Fools used to be a standard part of royal courts in the old Elizabethan and Jacobian days. These individuals would be kept on hand to act in an amusing manner to entertain the king and queen. I don’t know if it was considered a noble profession in those days, but I imagine it had its drawbacks. Foolin’ around and desperately trying to make someone laugh, when they have the power to lop off your head at any time, had to be a rather stressful occupation. And imagine being the replacement fool after your predecessor had missed the mark and ended up on the chopping block.
I have only to watch one of my cats chasing a plastic cap from a milk bottle around the floor to appreciate the joy of just foolin’ around. I’m sure, in the feline’s mind, the cap is some sort of prey or foe to be vanquished. When it comes to humans foolin’ around, I am far less tolerant. Responding to unfounded calls when I was a cop was never a pleasant experience. Many times the anxious complainant would call in about a problem, let’s say a domestic disturbance or a neighborhood fight, and mendaciously add, “He’s got a gun.” Thus the dispatch center would advise the responding units that a firearm was involved, which significantly elevated the stress level of the officers and added more importance to the response time. (I can’t tell you how many times I’d emphasize to my guys and girls to use discretion when responding to such calls. “You can’t do anything about a situation unless you get there safely.”) Invariably, when responding to a falsely enhanced call officers would put the pedal to the metal to get there faster. With feelings of apprehension, fear, and nervousness all vying for dominance in their adrenaline-laced bodies, they’d often arrive focused on maintaining survival tactics and expecting the worse. They’d then get the subsequent gut punch when the complainant would subsequently admit that there was no gun involved. “I only said that figuring it would get you here faster.”
That’s obviously what the old song calls, the wisdom of a fool.
“Yeah, well, it could also have gotten someone shot,” I would advise them, and instruct them not to do it again. It seldom worked, and sometimes I fantasized about having the power of a royal decree to deal with such idiots. They never envisioned things from the officer’s perspective: pulling up to a nighttime scene after having been advised that one of the agitated parties was armed could make that shiny object in the person’s hand be mistaken for a gun, rather than a cell phone.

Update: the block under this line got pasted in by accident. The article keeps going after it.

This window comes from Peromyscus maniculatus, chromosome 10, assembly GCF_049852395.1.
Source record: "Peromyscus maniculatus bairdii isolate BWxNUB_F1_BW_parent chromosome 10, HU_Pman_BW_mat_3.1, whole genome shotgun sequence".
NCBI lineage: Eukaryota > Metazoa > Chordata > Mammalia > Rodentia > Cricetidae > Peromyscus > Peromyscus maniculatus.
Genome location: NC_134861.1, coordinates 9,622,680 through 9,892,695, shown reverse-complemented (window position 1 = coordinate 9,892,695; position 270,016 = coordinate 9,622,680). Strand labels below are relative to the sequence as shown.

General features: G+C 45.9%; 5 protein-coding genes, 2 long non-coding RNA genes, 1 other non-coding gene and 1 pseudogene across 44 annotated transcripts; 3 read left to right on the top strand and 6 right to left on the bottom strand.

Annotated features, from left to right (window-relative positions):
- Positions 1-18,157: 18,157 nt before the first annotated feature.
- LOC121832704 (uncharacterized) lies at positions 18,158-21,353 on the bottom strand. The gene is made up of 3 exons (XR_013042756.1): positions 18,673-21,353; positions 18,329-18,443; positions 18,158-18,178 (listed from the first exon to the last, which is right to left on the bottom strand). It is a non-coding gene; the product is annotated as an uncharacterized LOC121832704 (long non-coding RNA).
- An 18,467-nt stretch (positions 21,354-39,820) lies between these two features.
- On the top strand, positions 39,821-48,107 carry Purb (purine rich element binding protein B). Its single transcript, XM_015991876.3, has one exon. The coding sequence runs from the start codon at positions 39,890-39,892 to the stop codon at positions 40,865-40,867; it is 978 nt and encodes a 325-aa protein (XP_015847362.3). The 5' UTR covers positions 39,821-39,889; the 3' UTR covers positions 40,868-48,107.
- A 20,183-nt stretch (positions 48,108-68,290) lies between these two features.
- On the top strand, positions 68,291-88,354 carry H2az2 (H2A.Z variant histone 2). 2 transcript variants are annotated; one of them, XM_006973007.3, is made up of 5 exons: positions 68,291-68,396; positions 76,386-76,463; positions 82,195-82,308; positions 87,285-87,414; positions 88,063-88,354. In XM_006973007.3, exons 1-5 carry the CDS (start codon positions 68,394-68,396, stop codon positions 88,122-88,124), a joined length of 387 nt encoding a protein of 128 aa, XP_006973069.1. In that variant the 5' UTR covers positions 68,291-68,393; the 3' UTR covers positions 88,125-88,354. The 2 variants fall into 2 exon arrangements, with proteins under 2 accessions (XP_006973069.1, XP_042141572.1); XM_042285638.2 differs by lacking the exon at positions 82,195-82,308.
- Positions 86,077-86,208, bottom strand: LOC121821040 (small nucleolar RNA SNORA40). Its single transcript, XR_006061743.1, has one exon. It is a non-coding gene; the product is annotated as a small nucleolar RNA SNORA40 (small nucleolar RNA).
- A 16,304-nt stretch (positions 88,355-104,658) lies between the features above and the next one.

Like I said… the wisdom of a fool.
Case in point was the tragic incident of the twelve year old boy who was just foolin’ around in the park pointing a pellet gun at people. He was subsequently shot and killed by responding police. It was a tragedy for all involved, the kid, his family, and the officer.
In Shakespeare’s plays, having the characters stumble into a tragic situation, by design or tomfoolery, made for interesting situations and enhanced the possibilities catharsis. Thus, in Henry IV, Part I, when Falstaff is erroneously credited with besting Hotspur in combat, his foolish acceptance for the victory ultimately leads to his undoing, although this is more in the realm of pathos than tragedy, at least in the Aristotelian sense. Regardless, when Prince Hal subsequently dismisses the pompous oaf in Henry IV, Part II, it is obvious that the newly crowned king does not suffer fools, or Falstaff, gladly.
In my writing, which I’m not comparing to the Bard’s, I did have my Ron Shade character once indulge in some foolin’ around with an old girlfriend after being reunited by an unexpected situation in Windy City Knights. I was quick to have him realize that he’d made a big mistake. Having your characters stumble and act foolishly is a standard part of constructing the story, but please try to show the folly of such actions. Otherwise, it’s like watching an old rerun of the Three Stooges. After about five minutes, I couldn’t stand that insipid trio.
The way I see it, nobody tolerates a fool for very long.